The mid-July morning broke clear, warm and golden. The country roads, flanked by trees, shrubs and farmers’ fields, were still and quiet. Only two noises broke the early morning silence – the rhythmic sound of a young woman’s sneakers pounding the pavement, and the quiet melody of deep, regular breathing. My feet. My breath. My companions since 4:00 that morning when I had strapped on my shoes and headed into the darkness.
Ahead, a burgundy Honda Accord made its way along the empty road towards me. It passed, turned around, and began to follow beside me, crawling slowly along. A hand emerged from the driver’s side window; a friend’s hand, camera turned on, recording the moment.
300 yards, 250, 100…ahead was the parking lot that would mark the end of the journey. 50, 35, 10, zero. Flushed with elation, joy and astonishment, I sank into the pavement. 22 kilometers of non-stop jogging. And this from someone who just three years before had been barely able to run for 60 seconds.
Sickle Cell Anemia is a disease mentioned in many human biology textbooks. You read about it, then turn the page and move on to the next topic. But no page turn could release me from the realities of that illness. They were my realities because it was my disease. Pain, exhaustion, trips to the hospital and blood transfusions were a familiar reality. And all the while, the risk of pre-mature death shadowed my every step. But as one year melted into another, I learned how to live with Sickle Cell, how to maneuver around it. This was me. This was my life. I could deal with it. I would be ok.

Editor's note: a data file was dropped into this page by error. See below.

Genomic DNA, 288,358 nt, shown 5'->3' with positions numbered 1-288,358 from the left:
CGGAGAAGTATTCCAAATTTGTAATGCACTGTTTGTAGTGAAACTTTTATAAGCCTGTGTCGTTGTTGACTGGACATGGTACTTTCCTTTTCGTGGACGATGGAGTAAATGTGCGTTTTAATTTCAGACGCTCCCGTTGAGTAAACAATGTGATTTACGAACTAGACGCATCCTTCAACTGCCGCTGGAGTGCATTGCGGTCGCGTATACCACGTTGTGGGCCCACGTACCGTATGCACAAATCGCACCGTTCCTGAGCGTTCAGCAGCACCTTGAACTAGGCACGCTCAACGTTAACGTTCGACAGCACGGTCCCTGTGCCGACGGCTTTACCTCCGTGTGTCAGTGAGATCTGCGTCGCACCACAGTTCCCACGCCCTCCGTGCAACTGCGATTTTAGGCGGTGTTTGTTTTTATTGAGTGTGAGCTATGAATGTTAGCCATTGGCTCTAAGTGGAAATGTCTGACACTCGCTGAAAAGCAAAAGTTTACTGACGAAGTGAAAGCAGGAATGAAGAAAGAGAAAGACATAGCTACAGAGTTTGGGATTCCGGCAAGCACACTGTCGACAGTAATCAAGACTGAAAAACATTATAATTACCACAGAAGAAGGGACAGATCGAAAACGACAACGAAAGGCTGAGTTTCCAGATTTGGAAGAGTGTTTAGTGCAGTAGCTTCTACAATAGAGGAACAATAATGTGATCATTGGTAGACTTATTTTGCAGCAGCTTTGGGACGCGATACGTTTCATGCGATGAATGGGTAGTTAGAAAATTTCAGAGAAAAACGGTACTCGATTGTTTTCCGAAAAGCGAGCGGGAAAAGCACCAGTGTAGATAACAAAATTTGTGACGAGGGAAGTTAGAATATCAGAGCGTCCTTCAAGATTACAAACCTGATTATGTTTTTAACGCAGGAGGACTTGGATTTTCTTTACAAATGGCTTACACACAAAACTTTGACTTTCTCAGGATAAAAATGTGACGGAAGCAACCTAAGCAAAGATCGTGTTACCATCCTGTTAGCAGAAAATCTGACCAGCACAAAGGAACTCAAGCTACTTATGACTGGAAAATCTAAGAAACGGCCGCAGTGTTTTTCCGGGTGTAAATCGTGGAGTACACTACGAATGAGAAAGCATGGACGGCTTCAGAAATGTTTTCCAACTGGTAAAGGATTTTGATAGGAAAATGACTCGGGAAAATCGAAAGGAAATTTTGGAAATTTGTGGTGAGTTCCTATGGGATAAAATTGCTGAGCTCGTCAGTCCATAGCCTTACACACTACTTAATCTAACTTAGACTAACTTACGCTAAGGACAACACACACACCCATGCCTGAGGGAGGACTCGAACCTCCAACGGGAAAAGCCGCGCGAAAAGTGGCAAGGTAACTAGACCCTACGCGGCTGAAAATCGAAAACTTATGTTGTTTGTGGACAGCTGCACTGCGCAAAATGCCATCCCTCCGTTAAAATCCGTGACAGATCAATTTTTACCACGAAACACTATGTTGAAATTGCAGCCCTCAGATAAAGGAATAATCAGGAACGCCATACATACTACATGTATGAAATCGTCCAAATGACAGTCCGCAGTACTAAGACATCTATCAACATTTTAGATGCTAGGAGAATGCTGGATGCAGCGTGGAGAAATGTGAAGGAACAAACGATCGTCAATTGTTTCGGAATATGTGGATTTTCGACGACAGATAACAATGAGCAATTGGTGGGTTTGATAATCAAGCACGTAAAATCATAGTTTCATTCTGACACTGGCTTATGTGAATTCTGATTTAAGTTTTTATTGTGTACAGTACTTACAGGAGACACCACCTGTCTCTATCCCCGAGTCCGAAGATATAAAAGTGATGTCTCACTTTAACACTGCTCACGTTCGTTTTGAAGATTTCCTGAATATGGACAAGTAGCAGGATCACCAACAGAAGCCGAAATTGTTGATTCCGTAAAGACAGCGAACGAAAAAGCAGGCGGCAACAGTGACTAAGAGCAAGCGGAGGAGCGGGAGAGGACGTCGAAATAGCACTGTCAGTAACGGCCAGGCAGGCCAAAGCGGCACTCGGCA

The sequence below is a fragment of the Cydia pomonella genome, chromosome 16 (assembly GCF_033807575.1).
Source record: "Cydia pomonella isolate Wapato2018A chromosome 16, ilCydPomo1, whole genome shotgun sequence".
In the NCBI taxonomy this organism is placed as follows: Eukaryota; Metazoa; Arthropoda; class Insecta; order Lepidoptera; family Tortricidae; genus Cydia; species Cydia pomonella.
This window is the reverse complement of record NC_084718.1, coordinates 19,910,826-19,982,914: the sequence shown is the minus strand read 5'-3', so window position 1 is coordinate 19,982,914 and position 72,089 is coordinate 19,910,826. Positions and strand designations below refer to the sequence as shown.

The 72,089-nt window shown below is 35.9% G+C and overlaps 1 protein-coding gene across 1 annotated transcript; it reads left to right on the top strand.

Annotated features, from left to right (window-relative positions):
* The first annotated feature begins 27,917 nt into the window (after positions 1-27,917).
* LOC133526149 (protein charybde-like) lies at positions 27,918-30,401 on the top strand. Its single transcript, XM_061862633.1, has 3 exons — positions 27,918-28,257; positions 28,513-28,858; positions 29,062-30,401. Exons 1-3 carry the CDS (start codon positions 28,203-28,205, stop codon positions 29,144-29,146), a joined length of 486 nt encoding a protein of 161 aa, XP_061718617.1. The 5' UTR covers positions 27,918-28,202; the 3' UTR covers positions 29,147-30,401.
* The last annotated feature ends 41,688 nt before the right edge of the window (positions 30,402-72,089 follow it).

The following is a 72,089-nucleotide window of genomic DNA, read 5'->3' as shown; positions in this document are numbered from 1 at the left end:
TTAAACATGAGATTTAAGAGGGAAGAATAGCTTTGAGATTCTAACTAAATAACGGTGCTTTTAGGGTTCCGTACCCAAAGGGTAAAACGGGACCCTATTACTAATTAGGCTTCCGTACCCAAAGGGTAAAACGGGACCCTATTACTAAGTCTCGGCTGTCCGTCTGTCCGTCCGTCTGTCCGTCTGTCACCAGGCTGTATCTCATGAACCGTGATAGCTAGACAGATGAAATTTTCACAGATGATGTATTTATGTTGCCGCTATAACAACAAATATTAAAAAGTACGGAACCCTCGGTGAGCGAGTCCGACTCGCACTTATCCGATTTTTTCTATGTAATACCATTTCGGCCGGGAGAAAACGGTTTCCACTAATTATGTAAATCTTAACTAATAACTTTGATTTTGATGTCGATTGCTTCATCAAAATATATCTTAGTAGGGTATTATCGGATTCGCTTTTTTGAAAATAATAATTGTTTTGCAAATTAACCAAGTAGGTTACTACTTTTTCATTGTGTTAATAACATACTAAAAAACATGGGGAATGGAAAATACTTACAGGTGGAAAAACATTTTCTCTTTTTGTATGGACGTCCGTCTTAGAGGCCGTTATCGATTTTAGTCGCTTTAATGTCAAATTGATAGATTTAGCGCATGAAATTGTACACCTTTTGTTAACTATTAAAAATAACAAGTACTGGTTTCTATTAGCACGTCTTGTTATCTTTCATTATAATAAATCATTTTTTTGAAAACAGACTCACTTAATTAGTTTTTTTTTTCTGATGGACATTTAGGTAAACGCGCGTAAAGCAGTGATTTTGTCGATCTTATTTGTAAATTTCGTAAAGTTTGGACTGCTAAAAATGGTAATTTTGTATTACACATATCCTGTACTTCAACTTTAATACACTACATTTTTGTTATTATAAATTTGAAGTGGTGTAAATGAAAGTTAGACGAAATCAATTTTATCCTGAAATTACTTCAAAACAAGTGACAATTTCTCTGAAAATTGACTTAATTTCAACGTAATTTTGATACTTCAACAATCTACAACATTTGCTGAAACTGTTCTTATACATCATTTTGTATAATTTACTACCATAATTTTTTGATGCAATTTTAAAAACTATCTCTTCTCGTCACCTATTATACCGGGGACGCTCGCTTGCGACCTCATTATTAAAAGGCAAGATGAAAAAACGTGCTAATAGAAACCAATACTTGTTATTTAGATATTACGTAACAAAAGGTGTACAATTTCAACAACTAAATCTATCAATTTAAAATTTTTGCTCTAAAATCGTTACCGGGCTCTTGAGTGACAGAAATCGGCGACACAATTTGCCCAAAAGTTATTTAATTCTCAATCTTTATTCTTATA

But I wasn’t.
I had a genetic illness with no ready cure that brought suffering and death to millions. This was my reality, and there was nothing I could do to change it.
Time passed. From university I went on to law school and after three long years, prepared for and took the bar exam. But exam preparations put my body under tremendous stress, and soon, my illness flared. Night after night I was in terrible pain, and my medications were useless to stop it. Finally, after one particularly terrible night, I asked my mom to take me to a local hospital.
At the hospital, while sitting in a waiting room, a woman approached us. She introduced herself, asked if I had Sickle Cell, and then asked if I had a sibling. I did. One brother, a year and half younger than me. Did he have Sickle Cell? No, he was born completely healthy. Then the woman said, “I am part of a research team conducting a clinical trial for patients with Sickle Cell Anemia. As part of the trial we may offer a bone marrow transplant to eligible participants. Would you be interested in participating and in having your brother tested to see if he would be a match for you?”
I stared, hardly believing what I was hearing. Days later, a test was mailed to my brother. Two weeks later, the results came back – he was a perfect match. One year later, I sat and watched as my brother, braving the pain, inconvenience and difficulties of the process, gave the cells that would change my life.
My run on that warm July morning, one of the greatest victories of my life, was made possible because someone did something for me I could never have done for myself. My transplant changed my blood type from B+ to O+, removing the disease that had caused so much suffering and making a new reality possible. Helpless to healed! And all because a stranger in a waiting room made me an offer I could never have dreamed of, and a brother shared himself with me.